If you had $1 for every time someone told you to pair Riesling with Asian food, would you be…retired? No doubt the two work well together, but why?
Asian food, in general, is spicy and sweet
With the exception of Japanese food or Northern Chinese food (Shanghai), where spice does not make much of an appearance, a lot of other Chinese, Korean, Thai, Vietnamese, Indian, Malaysian, Cambodian, Filipino, and Indonesian dishes play with the combination of sweet and spicy.
In comes Riesling with its low alcohol that will not accentuate the spice. As a white wine, it has much lower tannins than red wine that will not fight the spice. (Yes, white wine does have some tannin.)
Riesling also comes in various forms of sweetness that can match the sugar level in a dish. In addition, its high acidity provides a refreshing contrast to the sweet notes.
A classic combination?
Riesling and Asian food often go so well together that it might as well be enshrined as a classic food and wine pairing along with champagne and oysters, cabernet sauvignon and steak, and pinot noir and lamb.
However, we also know there is so much variation to be had within those combinations, depending on the preparation of the dish, terroir, and winemaking techniques.
As a general rule, do pair Riesling with Asian food. (Though this blog seeks to explore pairings beyond the usual suspect.)
If you are going to buy Riesling, here is what you need to know.
German Rieslings Rule
Known as the noble grape, Riesling is the grape that reigns supreme in Germany, where it grows more Riesling than any other wine producing country.
Riesling grapes like cold weather, so the best of them often come from Germany and the Alsace region in France. Other regions that do well with Riesling are the Finger Lakes in New York, Oregon, Canada, New Zealand, and some parts of Australia.
Much of California, on the other hand, is too warm. The grapes end up over-ripening, and they are subsequently made into sweet “late harvest” wine.
In fact, many New World wines have much warmer climates than Europe and have less acidity as a result.
Germany, on the other hand, has been growing Riesling grapes since the 1400s. Its climate is too cool for red grapes, such that they don’t ripen enough.
You will find most German Riesling packaged in green bottles, while other wines will be in brown bottles.
“All German Riesling is Sweet” Stigma
In the 70s and 80s, cheap and very sweet German Rieslings flooded the US market, and poor Riesling developed a reputation for being sweet.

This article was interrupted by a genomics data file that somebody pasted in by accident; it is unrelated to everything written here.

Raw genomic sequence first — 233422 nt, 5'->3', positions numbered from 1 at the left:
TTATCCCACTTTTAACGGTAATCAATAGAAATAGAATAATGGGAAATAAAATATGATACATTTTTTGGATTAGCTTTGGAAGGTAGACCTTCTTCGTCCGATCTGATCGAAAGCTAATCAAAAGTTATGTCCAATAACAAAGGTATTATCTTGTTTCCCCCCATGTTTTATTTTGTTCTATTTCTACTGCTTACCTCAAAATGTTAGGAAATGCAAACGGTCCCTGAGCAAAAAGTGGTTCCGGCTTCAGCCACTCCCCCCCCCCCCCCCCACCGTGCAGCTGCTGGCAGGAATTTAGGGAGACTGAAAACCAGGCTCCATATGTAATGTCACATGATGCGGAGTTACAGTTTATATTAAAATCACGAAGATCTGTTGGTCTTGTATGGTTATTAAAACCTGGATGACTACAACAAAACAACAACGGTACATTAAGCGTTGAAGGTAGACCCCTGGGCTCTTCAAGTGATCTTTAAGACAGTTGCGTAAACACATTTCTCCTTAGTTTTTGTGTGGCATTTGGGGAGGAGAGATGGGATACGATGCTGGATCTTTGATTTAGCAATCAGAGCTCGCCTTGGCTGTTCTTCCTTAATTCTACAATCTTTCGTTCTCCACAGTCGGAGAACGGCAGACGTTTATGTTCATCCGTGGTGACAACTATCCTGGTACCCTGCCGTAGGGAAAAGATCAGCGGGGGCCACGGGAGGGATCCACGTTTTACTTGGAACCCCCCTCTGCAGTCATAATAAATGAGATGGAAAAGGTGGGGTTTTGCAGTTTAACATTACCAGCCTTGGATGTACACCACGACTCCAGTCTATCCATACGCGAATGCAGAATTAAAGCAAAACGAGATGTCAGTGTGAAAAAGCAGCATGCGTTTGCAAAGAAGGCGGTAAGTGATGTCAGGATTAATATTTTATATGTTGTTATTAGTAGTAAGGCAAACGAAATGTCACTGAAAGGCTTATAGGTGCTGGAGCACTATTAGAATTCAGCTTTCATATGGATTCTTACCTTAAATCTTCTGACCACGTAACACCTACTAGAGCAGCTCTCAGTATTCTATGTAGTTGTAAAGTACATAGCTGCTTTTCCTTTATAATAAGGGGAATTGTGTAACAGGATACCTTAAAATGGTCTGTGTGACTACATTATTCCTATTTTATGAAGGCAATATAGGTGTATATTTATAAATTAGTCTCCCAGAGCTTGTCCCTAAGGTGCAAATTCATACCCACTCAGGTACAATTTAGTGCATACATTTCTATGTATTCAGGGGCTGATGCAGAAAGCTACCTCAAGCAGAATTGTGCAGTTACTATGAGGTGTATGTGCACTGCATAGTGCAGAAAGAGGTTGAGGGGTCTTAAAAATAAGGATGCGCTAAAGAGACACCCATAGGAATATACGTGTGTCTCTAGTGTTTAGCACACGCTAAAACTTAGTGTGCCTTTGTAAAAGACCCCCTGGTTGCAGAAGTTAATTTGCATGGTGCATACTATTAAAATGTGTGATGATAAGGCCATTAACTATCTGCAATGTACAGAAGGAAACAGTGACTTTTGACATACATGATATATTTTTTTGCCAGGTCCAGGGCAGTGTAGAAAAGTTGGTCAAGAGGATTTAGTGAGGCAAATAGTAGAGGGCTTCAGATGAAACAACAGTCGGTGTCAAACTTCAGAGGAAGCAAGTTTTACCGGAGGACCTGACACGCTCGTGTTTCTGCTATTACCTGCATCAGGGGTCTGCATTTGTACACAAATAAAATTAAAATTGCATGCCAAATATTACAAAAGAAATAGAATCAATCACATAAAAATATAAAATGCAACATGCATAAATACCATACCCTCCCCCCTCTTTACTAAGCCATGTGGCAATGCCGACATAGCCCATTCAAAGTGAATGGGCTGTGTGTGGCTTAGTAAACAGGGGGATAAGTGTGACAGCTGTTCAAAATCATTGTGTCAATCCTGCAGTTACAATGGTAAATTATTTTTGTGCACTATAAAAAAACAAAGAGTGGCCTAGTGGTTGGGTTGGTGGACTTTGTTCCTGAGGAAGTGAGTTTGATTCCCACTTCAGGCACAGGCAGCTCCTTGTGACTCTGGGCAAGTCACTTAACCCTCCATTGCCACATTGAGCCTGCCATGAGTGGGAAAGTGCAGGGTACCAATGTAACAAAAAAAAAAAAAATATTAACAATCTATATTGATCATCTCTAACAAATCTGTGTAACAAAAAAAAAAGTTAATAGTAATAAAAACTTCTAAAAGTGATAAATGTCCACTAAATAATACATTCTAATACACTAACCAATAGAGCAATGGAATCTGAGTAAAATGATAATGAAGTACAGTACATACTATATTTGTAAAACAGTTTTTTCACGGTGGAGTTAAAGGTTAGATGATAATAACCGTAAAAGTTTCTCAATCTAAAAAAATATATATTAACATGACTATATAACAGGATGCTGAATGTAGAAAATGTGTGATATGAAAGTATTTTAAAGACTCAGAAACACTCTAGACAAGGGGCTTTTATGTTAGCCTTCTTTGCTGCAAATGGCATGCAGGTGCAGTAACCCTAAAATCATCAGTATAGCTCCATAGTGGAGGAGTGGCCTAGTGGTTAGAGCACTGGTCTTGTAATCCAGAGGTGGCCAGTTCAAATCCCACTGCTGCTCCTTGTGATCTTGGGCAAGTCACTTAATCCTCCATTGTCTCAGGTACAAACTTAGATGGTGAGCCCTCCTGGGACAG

In the 21st century, that unfortunate stigma remains. The truth is that Rieslings vary in sweetness from dry to sweet.
How to Decode German Riesling Labels
Since ripeness is never guaranteed in a cool climate, the Germans put the ripeness level on the wine label. This can be confusing since the words are in German.
This pradikat rating system, established in 1971, indicates the level of sugar in the grapes at harvest, not how much sugar is in the wine. These are categorized in 6 styles.
The Six Styles of German Riesling
- Kabinett: Light and delicate from grapes picked either early or during the main harvest.
- Spatlese: Made from grapes picked later in the harvest. They have ripened longer and have extra sweetness.
- Auslese: Made from extremely ripe grapes that are often infected with the fungus, bortrytis cinerea.
- Eiswein: Made from grapes that have frozen on the vine, hence known as ice wine.
- Beerenauslese: Made from half shriveled grapes that have been completely infected with bortrytis.
- Trockenbeerenauslese: Made from fully shriveled grapes infected with bortrytis. This wine is a rare and hard to find.
If you are after a nonsweet Riesling, look for “trocken” on the label, which means dry. Alternately, try “halbtrocken” which means half dry.
In addition, look at the alcohol level in the wine. If it’s 8-10% alcohol, you can probably assume there is some residual sugar. If the alcohol level is 11% or greater, the wine would likely be in the drier style.
Riesling goes with everything
Riesling does not just pair well with Asian food, it is a food friendly wine in general.
Check out these articles from the Wine Pairing Weekend crew for more tips on pairing German wines with food.
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